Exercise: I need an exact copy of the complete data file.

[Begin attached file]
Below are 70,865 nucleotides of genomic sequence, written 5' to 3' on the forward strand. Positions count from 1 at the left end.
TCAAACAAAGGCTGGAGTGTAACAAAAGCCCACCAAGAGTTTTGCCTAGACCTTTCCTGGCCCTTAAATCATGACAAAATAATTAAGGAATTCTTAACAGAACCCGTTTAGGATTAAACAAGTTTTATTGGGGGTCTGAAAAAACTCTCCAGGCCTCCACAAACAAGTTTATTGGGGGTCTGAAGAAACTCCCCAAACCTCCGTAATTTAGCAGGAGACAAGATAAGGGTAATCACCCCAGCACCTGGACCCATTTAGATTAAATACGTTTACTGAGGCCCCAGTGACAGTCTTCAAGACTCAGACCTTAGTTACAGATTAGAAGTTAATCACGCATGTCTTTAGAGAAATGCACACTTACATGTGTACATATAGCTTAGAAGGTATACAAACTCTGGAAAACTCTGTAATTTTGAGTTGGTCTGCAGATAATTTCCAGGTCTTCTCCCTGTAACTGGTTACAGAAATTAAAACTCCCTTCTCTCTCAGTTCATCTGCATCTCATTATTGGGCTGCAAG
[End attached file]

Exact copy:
Below are 70,865 nucleotides of genomic sequence, written 5' to 3' on the forward strand. Positions count from 1 at the left end.
TCAAACAAAGGCTGGAGTGTAACAAAAGCCCACCAAGAGTTTTGCCTAGACCTTTCCTGGCCCTTAAATCATGACAAAATAATTAAGGAATTCTTAACAGAACCCGTTTAGGATTAAACAAGTTTTATTGGGGGTCTGAAAAAACTCTCCAGGCCTCCACAAACAAGTTTATTGGGGGTCTGAAGAAACTCCCCAAACCTCCGTAATTTAGCAGGAGACAAGATAAGGGTAATCACCCCAGCACCTGGACCCATTTAGATTAAATACGTTTACTGAGGCCCCAGTGACAGTCTTCAAGACTCAGACCTTAGTTACAGATTAGAAGTTAATCACGCATGTCTTTAGAGAAATGCACACTTACATGTGTACATATAGCTTAGAAGGTATACAAACTCTGGAAAACTCTGTAATTTTGAGTTGGTCTGCAGATAATTTCCAGGTCTTCTCCCTGTAACTGGTTACAGAAATTAAAACTCCCTTCTCTCTCAGTTCATCTGCATCTCATTATTGGGCTGCAAG